Bridie and Margaret stepped forward through the crowd, inching closer to the orphans and the girl named Catherine.
"My dear Bridie, she is precious. She has the same strawberry blond hair as you, the same complexion, and her face is much like yours. Looking at her is like looking at you twenty years ago. Is there something you haven't told me about your past?"
"I hear chimes," Bridie said, nervously. "She's the one. The girl I've been looking for."
"If you hear chimes, why are you waiting?" Margaret asked. "Oh! Oh! Too late, the Porters are back. They seem to like her."
"Too late heck," Bridie snapped. She walked directly to Catherine and interrupted their conversation. "Catherine Hayes. That's a fine Irish name. Were both your parents Irish?"
"Excuse me, Bridie," Martha Porter said, indignantly. "We were talking to this young lady and we are quite interested in her."
"I can appreciate that," Bridie responded. "But I don't want to talk. I would like to take her home with me."
Back Cover - Bridie's Daughter
From 1854 to 1929, more than 200,000 homeless children left New York City on orphan trains to find new lives across the country. Some found loving homes; others experienced physical and mental abuse. Bridie's Daughter brings that world to life in this second novel in Robert Noonan's Orphan Train Trilogy.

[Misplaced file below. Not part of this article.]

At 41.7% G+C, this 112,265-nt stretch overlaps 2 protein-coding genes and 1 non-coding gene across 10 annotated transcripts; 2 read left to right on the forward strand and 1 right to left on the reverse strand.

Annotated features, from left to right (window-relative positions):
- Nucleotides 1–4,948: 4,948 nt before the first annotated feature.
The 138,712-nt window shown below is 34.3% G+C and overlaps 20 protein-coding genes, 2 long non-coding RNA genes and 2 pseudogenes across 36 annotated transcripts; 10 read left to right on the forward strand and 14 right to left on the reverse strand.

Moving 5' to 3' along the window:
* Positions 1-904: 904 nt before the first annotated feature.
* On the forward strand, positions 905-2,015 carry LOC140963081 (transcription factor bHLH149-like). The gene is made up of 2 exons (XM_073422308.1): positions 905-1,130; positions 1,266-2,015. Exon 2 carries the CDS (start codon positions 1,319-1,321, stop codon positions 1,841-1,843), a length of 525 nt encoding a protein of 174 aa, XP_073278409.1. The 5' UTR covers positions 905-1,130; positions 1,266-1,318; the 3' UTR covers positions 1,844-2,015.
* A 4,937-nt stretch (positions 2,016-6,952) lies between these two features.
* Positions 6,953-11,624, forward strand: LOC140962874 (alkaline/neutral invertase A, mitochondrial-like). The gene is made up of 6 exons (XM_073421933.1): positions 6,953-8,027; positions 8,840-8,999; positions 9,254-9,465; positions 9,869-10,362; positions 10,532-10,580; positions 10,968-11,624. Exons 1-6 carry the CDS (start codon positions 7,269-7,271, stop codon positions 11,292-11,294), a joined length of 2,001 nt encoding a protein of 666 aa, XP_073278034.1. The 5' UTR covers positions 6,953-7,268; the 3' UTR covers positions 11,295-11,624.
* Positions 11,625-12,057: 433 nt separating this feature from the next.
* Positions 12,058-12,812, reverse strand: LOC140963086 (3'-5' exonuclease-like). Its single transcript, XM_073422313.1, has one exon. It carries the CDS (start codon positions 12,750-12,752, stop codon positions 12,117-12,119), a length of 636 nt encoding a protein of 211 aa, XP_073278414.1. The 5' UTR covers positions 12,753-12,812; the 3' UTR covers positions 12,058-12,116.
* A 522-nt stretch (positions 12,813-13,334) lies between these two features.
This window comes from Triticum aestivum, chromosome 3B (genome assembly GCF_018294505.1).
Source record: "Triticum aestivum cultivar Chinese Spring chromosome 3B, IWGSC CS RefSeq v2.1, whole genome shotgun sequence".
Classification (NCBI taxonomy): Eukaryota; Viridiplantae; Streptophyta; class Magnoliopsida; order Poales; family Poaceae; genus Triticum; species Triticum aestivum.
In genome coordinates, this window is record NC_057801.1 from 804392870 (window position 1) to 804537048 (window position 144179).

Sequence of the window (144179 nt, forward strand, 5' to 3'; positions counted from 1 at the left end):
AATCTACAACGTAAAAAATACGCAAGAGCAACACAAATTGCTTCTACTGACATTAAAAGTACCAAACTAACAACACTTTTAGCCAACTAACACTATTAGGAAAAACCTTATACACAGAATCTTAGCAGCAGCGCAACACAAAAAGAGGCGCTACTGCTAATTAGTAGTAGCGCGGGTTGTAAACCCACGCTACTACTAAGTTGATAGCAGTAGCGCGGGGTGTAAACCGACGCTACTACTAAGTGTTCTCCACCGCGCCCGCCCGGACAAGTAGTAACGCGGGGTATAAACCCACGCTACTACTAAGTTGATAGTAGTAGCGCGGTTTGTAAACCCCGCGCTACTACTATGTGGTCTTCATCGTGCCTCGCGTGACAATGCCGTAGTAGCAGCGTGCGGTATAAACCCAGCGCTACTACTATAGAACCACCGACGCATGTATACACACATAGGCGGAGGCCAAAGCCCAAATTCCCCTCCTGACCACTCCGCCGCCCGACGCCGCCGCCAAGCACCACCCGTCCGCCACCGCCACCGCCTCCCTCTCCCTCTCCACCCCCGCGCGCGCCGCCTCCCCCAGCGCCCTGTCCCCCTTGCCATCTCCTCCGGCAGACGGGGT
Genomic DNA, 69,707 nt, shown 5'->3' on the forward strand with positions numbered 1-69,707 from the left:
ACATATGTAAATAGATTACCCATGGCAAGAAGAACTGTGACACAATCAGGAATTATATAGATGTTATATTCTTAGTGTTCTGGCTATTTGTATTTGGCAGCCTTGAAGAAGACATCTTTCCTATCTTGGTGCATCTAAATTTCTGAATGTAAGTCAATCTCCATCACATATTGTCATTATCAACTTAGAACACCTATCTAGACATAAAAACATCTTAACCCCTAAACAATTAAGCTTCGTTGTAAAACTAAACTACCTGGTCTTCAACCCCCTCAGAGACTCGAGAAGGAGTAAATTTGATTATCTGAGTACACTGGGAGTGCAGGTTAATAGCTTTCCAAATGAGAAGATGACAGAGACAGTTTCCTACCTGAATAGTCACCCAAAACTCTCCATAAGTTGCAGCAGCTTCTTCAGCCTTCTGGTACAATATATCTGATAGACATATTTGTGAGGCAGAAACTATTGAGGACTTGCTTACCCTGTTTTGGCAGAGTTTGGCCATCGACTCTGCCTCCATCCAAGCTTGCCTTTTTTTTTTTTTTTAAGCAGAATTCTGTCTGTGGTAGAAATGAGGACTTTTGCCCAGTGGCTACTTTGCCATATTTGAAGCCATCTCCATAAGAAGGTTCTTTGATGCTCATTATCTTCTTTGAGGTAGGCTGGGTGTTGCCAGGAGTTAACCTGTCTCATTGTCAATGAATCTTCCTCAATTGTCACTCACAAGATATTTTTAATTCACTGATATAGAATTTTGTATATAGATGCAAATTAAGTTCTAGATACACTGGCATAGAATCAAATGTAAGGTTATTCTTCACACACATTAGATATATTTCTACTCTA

Bridie's Daughter is an eye-opening tale that follows four teen-aged children who are filled with hope, concern and uncertainty,as they ride the rails to an unknown future. Once the train stops, however, it's a roll of the dice where they'll each end up.
Bridie McDonald, a wealthy spinster, finds in Catherine the daughter she has always wanted. Catherine learns to love Bridie and her new elegant home, but is concerned about Bridie's relationship with Jack, her mentally challenged handyman.
Though most of the citizens of Newberry, Illinois, befriend these children, some are not so welcoming, believing all the orphans from New York City are bastards and should be treated as such.
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